Saro Wallace examines Crete's prehistory, from the Late Bronze Age through the Archaic Period, to find out why the classical city states of Crete differed considerably in culture, history, and governance from those of central Greece.
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'… [an] important book … Essential.' Choice
'… useful and comprehensive and will stimulate much discussion.' Bryn Mawr Classical Review
'This book presents a coherent argument and an original synthesis. Wallace's knowledge of the island cannot be equaled.' American Journal of Philology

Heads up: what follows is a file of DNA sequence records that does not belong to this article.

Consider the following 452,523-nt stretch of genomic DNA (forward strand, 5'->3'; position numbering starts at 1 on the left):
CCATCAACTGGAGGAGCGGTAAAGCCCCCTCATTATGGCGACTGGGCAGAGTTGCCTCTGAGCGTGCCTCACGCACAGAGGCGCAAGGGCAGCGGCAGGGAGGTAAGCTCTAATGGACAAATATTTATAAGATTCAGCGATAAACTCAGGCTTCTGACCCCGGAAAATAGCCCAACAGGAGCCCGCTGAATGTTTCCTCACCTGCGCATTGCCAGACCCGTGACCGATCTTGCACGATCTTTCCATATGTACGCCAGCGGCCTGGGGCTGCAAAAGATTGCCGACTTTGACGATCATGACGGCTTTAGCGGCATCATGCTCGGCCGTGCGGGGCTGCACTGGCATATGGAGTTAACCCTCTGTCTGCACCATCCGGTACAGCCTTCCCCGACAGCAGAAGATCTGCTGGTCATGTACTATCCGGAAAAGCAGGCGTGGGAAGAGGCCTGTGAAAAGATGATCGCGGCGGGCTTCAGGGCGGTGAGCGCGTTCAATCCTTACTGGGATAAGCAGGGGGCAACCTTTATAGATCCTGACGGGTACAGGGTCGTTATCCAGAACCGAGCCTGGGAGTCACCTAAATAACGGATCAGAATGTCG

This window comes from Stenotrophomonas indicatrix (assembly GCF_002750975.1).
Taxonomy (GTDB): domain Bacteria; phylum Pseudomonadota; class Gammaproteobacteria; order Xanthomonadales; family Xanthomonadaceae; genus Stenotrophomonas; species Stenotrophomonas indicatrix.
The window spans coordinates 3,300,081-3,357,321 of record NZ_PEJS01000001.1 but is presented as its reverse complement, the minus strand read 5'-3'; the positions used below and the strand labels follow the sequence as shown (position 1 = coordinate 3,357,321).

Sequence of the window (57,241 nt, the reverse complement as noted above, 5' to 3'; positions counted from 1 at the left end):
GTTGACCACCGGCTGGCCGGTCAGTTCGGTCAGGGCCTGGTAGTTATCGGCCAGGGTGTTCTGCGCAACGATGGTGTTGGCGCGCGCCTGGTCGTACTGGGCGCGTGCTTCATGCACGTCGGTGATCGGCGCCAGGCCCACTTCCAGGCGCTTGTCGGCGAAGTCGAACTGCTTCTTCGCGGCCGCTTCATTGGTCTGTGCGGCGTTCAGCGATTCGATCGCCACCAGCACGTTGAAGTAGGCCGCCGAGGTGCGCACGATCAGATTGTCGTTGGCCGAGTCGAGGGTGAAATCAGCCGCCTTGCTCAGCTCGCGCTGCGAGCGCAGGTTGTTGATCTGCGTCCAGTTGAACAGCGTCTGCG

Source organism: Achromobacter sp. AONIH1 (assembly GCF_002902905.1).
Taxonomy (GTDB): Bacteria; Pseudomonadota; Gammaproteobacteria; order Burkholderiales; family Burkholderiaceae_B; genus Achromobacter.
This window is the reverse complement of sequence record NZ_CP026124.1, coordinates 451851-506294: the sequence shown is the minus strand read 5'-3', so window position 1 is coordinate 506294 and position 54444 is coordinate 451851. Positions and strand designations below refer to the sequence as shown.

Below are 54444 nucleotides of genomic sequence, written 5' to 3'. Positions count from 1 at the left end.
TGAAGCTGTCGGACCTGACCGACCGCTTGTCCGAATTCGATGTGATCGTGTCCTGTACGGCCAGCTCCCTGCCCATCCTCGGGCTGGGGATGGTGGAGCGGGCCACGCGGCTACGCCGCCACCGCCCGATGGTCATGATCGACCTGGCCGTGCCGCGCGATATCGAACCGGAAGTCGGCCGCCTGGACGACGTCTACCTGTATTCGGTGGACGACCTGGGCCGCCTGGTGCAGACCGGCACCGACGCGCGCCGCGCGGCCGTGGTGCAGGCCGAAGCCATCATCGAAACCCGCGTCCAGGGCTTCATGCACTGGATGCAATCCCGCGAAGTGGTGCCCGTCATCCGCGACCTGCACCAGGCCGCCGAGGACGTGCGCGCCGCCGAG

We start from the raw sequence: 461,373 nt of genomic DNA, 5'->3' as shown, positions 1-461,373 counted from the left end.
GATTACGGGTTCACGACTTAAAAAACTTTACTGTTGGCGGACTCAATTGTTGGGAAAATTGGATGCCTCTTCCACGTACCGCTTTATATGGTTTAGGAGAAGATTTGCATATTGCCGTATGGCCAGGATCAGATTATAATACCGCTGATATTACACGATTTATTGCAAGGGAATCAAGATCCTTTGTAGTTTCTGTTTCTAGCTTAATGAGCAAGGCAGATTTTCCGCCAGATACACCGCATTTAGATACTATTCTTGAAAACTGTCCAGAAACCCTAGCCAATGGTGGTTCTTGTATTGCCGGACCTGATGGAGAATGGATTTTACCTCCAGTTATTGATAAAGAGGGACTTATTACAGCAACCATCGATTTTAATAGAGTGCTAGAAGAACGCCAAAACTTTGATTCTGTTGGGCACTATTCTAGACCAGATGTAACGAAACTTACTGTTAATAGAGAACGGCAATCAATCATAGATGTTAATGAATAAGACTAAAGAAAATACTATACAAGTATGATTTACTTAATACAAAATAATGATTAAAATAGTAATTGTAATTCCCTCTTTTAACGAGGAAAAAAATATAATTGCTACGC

'Ancient Greece' with its associations of city states, democratic governance, and iconic material culture, can no longer be envisaged as a uniform geographical or historical entity. The Classical city-states of Crete differed considerably in culture, history and governance from those of central Greece. In this book, Saro Wallace reaches back into Crete's prehistory, covering the latest Bronze Age through the Archaic periods, to find out why. It emphasizes the roles of landscape, external contacts, social identity construction and historical consciousness in producing this difference, bringing together the wealth of new archaeological evidence available from the island with a variety of ancient text sources to produce a vivid and up-to-date picture of this momentous period in Crete's history.
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